"angularCompilerOptions": {
    "enableI18nLegacyMessageIdFormat": false,
    "strictInjectionParameters": true,
    "strictInputAccessModifiers": true,
    "strictTemplates": true


This is the entry point of our application, it compiles and bootstraps our app.


This should feel familiar - our main index page.

<!doctype html>
<html lang="en">
  <meta charset="utf-8">
  <base href="/">
  <meta name="viewport" content="width=device-width, initial-scale=1">
  <link rel="icon" type="image/x-icon" href="favicon.ico">
  <!-- our entry component -->


This file is the root module for our app. Every Angular app has at least one module that determines how to compile and launch an app. It uses the @NgModule decorator with four properties:

  • declarations [array]: where we include components, directives, and pipes that will be used by this module.
  • imports [array]: where we include any other modules our app needs to use. This may include 3rd party modules like bootstrap datepickers, or modules we've created.
  • providers [array]: where we include services that we want used at the module level
  • bootstrap [array]: where we include the root AppModule - this is the main Application view that hosts all of our other app views.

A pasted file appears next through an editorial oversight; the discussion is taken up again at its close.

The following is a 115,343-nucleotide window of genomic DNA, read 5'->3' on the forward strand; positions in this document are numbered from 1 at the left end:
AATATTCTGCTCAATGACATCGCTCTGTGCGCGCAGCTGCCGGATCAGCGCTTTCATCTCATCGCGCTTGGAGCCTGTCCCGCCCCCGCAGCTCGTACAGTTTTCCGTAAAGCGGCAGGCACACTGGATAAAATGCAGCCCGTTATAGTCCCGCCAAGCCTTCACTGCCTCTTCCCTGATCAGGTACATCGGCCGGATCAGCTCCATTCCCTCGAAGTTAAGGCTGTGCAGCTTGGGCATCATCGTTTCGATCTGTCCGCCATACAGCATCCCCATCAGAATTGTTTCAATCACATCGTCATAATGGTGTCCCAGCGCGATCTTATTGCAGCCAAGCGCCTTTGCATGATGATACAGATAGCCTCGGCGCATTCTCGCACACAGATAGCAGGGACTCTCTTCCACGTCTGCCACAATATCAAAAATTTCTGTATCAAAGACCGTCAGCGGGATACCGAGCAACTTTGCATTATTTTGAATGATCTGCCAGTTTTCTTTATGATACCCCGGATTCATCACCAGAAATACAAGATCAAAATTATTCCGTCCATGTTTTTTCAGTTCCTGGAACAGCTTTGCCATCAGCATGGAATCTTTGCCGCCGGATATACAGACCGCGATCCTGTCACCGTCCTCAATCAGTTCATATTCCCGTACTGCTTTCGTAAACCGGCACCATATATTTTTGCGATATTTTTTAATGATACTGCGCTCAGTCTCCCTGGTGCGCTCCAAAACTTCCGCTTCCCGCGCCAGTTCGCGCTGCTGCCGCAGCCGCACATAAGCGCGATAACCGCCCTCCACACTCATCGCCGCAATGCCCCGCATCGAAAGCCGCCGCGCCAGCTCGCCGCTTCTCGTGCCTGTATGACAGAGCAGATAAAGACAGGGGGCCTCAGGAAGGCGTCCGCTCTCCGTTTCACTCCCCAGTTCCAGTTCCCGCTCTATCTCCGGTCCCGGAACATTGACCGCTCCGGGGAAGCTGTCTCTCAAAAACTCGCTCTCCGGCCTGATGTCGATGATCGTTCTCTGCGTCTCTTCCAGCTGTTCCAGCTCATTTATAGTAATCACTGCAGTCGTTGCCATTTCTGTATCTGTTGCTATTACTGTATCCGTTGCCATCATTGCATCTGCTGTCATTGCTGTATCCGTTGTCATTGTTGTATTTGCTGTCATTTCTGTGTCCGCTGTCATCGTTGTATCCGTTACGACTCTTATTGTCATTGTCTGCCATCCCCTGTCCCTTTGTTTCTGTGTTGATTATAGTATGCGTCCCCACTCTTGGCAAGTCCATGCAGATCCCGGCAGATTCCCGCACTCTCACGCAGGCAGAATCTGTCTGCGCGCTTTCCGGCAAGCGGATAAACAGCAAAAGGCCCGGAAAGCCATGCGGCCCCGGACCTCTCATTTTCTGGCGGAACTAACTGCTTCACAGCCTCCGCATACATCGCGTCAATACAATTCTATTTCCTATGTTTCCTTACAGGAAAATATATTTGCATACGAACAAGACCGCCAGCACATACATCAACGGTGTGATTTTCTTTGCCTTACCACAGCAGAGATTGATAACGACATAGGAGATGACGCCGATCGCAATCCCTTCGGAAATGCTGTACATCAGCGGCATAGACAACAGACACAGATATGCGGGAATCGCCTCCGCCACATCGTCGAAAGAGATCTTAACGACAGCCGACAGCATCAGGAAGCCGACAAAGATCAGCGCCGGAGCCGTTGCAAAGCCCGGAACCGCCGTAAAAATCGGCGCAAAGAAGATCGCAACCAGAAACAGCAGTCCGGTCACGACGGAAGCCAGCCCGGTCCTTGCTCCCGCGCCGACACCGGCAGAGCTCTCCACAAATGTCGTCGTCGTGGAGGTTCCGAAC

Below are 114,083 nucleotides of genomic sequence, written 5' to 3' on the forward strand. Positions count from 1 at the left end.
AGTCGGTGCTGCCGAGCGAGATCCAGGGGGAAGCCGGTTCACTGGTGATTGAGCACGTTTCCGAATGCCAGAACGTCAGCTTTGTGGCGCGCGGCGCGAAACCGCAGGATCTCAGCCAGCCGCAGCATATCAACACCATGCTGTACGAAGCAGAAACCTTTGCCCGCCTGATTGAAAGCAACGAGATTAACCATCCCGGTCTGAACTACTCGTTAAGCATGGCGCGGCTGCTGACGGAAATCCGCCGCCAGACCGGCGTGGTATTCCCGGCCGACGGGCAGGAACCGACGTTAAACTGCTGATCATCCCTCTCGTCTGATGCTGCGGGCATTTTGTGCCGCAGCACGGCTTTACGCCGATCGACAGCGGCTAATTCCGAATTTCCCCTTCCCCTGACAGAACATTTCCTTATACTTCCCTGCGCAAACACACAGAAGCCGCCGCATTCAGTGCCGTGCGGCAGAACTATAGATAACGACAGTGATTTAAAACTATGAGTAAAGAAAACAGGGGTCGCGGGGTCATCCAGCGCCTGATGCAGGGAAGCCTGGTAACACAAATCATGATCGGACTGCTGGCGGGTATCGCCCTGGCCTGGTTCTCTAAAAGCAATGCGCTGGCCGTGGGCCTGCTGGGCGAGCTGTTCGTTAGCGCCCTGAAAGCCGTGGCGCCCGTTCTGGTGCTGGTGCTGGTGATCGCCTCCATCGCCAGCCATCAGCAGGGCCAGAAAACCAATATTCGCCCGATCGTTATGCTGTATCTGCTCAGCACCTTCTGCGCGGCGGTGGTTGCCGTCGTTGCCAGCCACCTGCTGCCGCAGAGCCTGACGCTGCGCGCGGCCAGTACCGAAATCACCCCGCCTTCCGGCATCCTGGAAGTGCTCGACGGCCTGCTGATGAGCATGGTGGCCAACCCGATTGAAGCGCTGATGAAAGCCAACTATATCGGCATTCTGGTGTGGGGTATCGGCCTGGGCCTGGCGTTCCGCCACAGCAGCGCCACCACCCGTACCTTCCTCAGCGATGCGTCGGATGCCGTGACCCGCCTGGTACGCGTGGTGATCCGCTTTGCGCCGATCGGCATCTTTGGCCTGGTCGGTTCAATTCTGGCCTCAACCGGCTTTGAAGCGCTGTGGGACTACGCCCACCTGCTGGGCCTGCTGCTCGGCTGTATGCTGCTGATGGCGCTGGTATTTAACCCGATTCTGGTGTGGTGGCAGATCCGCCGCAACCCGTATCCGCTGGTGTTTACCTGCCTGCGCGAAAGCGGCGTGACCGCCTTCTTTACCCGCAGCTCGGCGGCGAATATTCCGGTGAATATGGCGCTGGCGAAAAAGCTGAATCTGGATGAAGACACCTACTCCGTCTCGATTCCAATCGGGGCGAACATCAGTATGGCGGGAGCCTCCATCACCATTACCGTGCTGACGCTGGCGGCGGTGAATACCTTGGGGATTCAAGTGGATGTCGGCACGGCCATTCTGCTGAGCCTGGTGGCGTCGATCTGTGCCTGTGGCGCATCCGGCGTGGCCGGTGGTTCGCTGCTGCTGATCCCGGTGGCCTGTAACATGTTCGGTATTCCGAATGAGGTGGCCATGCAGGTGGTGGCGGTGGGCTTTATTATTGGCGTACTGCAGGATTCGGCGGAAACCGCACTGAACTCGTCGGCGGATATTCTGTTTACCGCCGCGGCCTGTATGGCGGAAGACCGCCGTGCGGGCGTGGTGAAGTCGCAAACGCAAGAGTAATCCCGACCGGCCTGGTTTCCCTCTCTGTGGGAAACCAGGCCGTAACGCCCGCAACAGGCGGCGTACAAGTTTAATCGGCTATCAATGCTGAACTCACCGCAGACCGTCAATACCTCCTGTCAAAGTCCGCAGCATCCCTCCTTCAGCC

Further reading: Dependency Injection in Angular


This is our root component, you saw it called in our index.html file as <pmo-root></pmo-root>

Serving An Application

✏️ Serve the app with:

npm run start

The start script command value is ng serve which starts a development server on port 4200 by default using webpack-dev-server, and compiles a development version of the app. Any TypeScript errors will be caught by the compiler here, and once ready we can view our app at localhost:4200. ng serve also has live-reload functionality, meaning the browser will automatically reload as changes are saved and compiled.

Running Tests

When we use the CLI to create modules, components, services, etc, it will create spec files for us.